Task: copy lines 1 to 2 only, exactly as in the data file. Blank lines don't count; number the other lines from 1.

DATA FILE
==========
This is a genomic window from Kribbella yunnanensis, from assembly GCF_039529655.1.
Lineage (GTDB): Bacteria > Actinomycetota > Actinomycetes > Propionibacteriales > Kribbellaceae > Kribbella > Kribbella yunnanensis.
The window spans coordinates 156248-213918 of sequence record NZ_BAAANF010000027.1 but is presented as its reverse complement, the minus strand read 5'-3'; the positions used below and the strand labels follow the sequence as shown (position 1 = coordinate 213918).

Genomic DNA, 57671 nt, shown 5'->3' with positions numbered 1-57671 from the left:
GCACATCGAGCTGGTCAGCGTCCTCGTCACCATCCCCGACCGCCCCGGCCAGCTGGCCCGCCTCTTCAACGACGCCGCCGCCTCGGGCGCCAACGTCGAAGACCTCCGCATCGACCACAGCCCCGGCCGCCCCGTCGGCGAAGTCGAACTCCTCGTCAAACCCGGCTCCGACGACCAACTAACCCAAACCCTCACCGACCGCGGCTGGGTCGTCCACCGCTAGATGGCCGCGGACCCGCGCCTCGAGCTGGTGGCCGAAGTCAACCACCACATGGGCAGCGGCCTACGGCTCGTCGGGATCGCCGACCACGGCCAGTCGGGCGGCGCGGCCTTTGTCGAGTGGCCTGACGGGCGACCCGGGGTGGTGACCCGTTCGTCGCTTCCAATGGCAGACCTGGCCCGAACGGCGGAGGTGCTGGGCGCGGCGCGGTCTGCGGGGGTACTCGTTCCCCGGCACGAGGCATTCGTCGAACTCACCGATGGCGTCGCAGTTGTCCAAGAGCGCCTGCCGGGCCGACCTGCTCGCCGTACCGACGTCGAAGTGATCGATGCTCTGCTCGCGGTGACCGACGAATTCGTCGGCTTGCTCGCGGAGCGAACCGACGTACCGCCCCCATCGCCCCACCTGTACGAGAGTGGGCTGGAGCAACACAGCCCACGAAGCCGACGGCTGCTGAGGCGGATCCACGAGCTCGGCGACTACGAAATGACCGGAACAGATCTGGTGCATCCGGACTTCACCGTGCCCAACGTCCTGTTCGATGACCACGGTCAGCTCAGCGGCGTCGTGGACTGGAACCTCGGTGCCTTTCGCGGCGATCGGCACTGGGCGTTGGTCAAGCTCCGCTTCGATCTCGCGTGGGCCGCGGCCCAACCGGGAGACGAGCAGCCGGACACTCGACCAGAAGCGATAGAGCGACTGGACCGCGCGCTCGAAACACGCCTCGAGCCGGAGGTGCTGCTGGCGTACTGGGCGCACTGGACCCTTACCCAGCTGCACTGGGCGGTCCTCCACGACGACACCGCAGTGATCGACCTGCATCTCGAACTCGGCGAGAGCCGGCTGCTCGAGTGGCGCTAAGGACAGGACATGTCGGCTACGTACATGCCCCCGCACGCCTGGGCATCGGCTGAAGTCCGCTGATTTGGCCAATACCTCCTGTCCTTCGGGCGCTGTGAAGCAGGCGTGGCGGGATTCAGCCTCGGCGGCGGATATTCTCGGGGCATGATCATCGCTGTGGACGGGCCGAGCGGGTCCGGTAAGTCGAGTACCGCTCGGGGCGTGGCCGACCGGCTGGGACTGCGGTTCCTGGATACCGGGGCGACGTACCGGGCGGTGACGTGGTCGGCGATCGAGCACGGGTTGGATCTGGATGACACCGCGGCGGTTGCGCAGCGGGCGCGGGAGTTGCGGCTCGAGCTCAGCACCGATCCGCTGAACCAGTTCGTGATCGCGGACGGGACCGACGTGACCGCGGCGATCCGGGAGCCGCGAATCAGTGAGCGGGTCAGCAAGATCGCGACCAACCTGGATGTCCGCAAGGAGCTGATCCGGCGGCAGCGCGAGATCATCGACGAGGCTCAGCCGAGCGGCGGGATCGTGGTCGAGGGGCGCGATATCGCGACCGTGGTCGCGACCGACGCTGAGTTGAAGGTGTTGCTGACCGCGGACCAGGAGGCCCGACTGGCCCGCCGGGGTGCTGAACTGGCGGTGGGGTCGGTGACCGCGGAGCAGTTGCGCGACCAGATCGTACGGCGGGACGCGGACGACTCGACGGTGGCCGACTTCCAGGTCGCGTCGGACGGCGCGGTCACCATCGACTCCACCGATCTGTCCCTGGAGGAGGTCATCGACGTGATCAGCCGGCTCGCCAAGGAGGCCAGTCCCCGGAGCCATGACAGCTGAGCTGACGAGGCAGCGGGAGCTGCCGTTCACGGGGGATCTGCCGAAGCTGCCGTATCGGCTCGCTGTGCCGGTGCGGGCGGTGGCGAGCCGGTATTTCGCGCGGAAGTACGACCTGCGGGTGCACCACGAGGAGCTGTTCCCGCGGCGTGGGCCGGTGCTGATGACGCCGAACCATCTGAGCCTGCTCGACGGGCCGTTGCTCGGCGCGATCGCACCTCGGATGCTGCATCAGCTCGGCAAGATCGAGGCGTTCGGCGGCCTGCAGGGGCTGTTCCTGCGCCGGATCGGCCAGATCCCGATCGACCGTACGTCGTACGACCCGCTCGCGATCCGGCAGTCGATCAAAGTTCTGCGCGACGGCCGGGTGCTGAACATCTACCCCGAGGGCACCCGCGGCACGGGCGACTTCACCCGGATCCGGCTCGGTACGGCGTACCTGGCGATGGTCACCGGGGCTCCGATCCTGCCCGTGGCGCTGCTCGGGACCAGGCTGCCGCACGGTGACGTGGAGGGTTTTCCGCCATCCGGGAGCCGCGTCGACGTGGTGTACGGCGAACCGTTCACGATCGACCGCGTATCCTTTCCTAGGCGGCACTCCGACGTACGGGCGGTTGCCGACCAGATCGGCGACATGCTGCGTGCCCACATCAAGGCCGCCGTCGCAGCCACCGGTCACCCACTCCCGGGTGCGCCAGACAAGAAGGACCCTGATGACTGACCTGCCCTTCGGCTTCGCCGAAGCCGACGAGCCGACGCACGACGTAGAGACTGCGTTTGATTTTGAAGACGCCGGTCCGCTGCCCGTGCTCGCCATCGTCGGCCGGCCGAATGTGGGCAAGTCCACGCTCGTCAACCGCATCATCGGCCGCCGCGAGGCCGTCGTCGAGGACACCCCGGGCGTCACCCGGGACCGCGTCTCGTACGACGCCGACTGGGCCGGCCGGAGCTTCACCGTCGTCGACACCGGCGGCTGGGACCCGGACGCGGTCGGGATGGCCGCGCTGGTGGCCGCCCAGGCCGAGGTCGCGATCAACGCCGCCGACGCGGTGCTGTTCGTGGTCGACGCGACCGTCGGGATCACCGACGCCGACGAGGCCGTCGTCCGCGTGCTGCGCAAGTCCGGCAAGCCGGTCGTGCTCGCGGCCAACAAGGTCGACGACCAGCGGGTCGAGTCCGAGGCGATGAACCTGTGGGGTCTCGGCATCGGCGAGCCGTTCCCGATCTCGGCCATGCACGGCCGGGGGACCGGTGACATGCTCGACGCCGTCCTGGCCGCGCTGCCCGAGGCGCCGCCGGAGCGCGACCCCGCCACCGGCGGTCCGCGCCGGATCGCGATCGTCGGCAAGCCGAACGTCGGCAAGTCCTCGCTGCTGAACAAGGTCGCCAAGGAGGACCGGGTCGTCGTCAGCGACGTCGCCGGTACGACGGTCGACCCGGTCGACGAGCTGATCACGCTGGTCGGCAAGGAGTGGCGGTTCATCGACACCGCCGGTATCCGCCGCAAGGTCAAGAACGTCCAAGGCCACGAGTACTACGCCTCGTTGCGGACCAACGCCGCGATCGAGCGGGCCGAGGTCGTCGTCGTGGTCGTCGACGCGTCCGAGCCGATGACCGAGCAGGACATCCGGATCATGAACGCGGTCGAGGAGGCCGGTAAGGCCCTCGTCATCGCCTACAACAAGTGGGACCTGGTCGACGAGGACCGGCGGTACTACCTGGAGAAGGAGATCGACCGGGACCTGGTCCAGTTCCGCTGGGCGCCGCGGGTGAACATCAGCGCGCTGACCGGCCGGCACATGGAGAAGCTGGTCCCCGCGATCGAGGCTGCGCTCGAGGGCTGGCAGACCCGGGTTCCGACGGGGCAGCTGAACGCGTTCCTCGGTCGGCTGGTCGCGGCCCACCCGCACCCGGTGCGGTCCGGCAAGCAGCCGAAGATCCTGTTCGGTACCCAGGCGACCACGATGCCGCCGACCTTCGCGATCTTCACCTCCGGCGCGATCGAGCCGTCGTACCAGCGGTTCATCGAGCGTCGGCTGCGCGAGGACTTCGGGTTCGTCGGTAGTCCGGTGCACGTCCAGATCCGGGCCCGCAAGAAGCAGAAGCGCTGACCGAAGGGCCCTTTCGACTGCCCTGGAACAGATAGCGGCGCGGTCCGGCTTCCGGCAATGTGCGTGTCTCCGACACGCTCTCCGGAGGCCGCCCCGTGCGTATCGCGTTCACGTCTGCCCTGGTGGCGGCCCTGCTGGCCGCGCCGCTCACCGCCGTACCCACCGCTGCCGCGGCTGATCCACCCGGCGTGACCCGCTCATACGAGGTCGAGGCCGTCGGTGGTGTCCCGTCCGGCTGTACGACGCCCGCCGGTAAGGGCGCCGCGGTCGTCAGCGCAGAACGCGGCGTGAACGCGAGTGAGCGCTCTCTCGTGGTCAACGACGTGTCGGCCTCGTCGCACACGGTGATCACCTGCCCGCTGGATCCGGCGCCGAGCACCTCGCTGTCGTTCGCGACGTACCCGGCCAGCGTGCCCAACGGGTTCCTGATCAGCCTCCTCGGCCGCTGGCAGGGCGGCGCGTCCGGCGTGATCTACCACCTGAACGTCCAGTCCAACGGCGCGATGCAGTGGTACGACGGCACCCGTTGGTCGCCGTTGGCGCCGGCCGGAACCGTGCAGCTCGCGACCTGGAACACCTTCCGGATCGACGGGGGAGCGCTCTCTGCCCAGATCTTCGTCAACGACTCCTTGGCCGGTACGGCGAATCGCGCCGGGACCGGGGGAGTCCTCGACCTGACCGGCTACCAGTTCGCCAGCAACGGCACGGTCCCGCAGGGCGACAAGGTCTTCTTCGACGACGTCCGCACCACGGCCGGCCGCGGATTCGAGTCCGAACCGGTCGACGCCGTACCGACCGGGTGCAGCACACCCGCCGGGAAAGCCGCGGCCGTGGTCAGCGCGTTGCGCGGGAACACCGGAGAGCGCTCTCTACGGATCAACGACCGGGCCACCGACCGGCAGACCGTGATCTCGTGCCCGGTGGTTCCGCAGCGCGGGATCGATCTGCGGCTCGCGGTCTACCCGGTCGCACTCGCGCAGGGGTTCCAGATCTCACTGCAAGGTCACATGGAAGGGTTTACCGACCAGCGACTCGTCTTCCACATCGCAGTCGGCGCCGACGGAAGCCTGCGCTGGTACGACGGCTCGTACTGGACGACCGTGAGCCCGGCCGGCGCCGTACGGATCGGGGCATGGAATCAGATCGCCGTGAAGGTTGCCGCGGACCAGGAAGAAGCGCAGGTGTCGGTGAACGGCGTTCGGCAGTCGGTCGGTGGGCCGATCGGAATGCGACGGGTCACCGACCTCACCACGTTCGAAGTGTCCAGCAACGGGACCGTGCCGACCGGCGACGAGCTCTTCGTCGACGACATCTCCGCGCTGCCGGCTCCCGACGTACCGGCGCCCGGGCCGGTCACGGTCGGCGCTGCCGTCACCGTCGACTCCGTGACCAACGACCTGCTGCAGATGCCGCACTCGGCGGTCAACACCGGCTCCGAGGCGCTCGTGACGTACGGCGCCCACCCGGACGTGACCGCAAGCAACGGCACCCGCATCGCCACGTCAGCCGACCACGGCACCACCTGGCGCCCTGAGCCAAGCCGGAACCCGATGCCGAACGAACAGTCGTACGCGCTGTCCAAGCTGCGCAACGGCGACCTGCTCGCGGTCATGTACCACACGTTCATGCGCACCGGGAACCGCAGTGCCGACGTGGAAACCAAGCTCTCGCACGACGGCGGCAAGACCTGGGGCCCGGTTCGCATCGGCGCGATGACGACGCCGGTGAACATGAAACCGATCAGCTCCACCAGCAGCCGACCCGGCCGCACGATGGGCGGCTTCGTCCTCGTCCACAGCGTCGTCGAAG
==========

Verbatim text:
This is a genomic window from Kribbella yunnanensis, from assembly GCF_039529655.1.
Lineage (GTDB): Bacteria > Actinomycetota > Actinomycetes > Propionibacteriales > Kribbellaceae > Kribbella > Kribbella yunnanensis.